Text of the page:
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A Tale of Time City by Diana Wynne Jones

tale of time cityThis books suffered a bit from the fact that I was reading another book at the same time and thus wasn't as focused as I might have been. (Unlike some people I know, I don't usually read more than one book at a time, but the other one I was reading was a large format art book that wasn't conducive to reading on the bus or plane or otherwise out and about in the world.) It's also the first of the DWJ books I've read that I recall being primarily driven by children, as opposed to children working in concert with adults (or, say, adults in the form of dogs), and I confess I found this bit of convention irritating in this particular story. I'm also not a big fan of the time travel genre, so it had that strike against it as well. Nonetheless, overall I found it just as fascinating as everything else I've read by Jones, and I tore right through it.

For one thing, it's more of a science fiction story than most of the other DWJ books I've read -- or at least as much of one as a time travel story can be -- and I did enjoy her stfnal world-building. Aside from Time City itself, which exists somewhere outside of time and has incorporated a complicated array of elements from every time period, including what to us is the far, far future, the characters visit several different time periods in the course of their adventures, and Jones does a great job of creating a distinct feel for each future era. On top of that, the crisis of the novel, as in most (all?) time travel stories, is a crisis of causality, and we have several visits to a point in the past that changes as causality changes. That feeling of the familiar turning unfamiliar is another strong point of DWJ's novels.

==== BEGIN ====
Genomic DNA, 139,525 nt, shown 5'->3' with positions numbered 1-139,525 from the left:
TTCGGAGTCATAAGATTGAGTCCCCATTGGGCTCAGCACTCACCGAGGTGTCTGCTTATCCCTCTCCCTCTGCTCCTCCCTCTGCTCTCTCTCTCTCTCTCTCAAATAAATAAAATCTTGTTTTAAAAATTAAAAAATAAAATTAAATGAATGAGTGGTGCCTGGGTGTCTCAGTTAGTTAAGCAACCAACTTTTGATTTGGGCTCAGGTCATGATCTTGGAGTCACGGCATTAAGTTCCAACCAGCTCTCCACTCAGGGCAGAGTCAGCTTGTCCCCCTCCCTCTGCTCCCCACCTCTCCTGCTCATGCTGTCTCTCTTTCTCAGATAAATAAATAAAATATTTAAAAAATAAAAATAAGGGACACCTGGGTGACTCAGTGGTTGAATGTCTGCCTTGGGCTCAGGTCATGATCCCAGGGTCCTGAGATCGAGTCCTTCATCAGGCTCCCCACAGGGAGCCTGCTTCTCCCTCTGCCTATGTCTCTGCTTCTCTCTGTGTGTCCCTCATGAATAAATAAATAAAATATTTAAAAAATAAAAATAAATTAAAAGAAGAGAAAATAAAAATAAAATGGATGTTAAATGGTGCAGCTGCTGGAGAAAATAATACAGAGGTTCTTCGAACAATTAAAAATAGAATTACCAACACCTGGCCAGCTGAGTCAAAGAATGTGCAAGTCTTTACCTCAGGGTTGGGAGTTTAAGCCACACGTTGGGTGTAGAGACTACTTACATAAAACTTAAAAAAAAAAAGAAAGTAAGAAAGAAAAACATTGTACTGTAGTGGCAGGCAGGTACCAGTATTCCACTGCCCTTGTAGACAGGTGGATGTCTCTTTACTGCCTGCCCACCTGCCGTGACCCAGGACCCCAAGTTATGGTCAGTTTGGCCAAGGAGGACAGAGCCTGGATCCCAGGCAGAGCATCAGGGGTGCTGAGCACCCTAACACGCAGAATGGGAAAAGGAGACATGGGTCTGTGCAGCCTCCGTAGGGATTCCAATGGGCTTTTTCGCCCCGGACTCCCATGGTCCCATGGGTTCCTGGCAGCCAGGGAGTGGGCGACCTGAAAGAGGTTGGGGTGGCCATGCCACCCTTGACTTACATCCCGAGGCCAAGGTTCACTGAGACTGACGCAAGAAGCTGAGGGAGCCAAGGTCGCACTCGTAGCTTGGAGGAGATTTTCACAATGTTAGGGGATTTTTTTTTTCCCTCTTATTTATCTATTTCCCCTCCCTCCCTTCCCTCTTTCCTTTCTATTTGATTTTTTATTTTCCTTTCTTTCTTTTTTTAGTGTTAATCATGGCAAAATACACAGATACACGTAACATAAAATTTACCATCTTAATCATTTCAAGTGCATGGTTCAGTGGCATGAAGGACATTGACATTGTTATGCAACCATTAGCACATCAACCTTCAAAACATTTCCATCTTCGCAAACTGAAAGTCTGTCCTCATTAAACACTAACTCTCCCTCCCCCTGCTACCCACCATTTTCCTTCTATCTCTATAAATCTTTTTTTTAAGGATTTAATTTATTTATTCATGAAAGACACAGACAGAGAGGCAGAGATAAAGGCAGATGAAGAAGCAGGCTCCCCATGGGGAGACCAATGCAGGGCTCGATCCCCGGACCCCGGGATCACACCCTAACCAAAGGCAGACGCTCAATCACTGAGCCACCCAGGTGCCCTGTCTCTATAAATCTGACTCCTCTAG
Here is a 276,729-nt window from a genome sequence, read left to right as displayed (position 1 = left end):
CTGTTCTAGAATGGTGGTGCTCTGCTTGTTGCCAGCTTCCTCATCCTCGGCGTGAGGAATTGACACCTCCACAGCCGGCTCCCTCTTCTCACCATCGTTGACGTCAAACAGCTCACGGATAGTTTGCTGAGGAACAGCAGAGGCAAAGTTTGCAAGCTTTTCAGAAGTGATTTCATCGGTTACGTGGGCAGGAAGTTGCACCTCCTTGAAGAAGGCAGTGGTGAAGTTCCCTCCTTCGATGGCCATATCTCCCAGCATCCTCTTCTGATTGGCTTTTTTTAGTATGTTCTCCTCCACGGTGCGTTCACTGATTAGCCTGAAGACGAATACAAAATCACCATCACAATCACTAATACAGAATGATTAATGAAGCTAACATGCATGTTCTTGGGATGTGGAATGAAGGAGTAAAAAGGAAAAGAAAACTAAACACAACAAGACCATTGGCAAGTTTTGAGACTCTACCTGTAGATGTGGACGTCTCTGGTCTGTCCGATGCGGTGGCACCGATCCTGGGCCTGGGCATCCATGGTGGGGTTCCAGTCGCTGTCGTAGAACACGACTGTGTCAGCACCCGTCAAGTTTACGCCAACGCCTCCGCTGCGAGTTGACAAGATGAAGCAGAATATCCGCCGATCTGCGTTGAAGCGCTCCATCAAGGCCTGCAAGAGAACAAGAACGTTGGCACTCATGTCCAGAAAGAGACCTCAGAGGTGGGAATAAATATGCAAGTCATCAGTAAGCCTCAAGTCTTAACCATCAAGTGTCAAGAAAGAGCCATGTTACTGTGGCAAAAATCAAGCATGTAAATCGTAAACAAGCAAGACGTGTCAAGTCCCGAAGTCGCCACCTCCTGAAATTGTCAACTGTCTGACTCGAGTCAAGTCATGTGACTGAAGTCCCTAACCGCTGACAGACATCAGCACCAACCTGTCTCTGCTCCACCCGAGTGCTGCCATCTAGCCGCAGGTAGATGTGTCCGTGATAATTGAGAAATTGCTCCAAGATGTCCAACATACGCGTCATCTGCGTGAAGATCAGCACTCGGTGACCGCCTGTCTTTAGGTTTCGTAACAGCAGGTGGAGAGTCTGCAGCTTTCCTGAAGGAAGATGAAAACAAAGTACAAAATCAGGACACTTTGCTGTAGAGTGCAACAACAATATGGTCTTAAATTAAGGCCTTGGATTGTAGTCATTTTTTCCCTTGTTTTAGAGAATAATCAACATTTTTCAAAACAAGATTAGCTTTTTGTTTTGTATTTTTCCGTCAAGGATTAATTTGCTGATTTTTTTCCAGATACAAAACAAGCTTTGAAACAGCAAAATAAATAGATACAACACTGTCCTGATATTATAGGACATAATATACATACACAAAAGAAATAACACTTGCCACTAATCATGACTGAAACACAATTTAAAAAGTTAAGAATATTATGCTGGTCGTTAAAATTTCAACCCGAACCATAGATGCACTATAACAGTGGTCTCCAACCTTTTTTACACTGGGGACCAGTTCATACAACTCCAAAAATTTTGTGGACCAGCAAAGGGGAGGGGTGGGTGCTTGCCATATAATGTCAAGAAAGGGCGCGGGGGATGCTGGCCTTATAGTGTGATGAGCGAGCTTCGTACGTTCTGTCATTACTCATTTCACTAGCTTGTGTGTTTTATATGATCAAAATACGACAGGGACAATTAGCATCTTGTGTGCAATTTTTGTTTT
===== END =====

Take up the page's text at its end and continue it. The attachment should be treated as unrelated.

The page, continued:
The story starts in 1939, with children being sent out from London to the countryside to protect them from German bombing raids. This is something that happened to DWJ herself, and if you know this, there is an interesting autobiographical aspect to the book. Our heroine, Vivian Smith, is going to stay with a relative, but she is instead intercepted by two boys from the future who yank her out of time and into Time City. Later, however, they return to 1939 and meet the relative with whom Vivian was going to live, and she is a hateful creature. Considering that the relatives that DWJ stayed with in real life treated her very badly, this also has an autobiographical whiff to it. The awful fate avoided.

There are layers upon layers of complexity, as usual, and a large cast of eccentric characters. The children are trying to prevent the destruction of Time City, but the whole timeline is under siege and Vivian is also trying to protect her own past world. It's a sign of my distraction while reading this book that I can't remember if the timeline is restored in the end or if it's left altered. I'm pretty sure it's the latter, which is the way it should be. There's something tremendously liberating and frightening about the idea that history itself is malleable. Equally bracing is the way that Vivian's separation from her family in 1939 London comes to mean so little to her compared to the matters of extreme consequence that she's swept up in, all the while we are treated to a sly domestic comedy about schoolwork and childhood pranks and butter pies and other mundane affairs. Not to mention a number of droll jokes at the expense of the twentieth century.

Maybe I didn't like it quite as my favorites by DWJ, but like Archer's Goon it grows in the mind.

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